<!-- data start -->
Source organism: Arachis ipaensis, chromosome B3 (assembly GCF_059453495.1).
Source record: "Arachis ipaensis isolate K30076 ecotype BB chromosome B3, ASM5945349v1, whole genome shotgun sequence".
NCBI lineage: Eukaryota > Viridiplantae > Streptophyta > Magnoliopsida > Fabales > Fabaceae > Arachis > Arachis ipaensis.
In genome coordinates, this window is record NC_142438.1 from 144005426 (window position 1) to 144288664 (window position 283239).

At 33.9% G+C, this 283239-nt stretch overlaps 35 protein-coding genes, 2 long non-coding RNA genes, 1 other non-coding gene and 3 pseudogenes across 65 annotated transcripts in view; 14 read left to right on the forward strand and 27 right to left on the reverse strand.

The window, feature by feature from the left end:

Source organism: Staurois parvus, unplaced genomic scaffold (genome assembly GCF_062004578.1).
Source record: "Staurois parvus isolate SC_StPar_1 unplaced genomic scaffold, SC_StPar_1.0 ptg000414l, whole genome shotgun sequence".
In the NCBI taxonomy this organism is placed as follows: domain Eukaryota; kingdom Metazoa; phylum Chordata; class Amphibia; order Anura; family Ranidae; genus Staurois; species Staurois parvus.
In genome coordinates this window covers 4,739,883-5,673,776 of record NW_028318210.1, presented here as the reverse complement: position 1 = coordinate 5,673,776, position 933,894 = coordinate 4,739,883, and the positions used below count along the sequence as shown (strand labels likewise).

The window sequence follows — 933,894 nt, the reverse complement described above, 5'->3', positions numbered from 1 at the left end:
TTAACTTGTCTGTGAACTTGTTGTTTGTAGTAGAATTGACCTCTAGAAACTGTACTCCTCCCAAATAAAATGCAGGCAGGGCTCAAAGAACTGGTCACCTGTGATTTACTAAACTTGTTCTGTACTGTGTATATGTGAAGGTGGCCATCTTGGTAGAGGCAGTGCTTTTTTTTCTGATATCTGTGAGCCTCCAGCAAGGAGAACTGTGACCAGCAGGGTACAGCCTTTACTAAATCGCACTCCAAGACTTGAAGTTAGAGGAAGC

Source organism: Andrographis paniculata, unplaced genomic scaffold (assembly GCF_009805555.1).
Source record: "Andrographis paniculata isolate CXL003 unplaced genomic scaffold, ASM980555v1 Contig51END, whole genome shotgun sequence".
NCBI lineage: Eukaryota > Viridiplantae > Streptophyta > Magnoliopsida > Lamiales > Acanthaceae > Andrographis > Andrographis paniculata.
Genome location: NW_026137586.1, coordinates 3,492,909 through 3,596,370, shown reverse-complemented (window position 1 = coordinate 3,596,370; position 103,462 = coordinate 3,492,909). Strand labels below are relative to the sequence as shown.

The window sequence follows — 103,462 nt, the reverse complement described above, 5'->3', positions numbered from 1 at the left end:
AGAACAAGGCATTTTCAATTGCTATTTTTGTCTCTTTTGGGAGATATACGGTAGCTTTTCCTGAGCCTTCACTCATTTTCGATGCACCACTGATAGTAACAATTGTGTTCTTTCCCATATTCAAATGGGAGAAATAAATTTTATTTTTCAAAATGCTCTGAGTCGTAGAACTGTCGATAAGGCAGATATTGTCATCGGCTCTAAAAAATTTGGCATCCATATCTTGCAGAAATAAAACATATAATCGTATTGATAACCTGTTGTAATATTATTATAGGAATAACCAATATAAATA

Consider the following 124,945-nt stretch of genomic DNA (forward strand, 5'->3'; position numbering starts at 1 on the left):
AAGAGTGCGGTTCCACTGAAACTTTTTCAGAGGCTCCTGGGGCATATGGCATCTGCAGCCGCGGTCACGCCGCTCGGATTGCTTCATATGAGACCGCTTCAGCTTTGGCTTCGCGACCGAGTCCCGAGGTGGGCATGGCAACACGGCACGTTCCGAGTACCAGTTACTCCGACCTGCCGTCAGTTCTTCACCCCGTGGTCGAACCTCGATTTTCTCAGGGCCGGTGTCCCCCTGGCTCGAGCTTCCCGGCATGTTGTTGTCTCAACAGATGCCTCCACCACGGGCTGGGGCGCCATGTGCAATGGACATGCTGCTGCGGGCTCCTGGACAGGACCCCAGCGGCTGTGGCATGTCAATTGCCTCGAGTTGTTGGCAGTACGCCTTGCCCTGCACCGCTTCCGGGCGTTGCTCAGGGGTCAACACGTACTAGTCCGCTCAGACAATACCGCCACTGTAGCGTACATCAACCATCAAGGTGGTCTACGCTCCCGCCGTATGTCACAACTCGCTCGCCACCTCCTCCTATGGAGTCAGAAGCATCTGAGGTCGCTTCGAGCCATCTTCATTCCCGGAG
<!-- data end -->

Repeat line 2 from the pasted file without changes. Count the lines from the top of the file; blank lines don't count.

Source record: "Arachis ipaensis isolate K30076 ecotype BB chromosome B3, ASM5945349v1, whole genome shotgun sequence".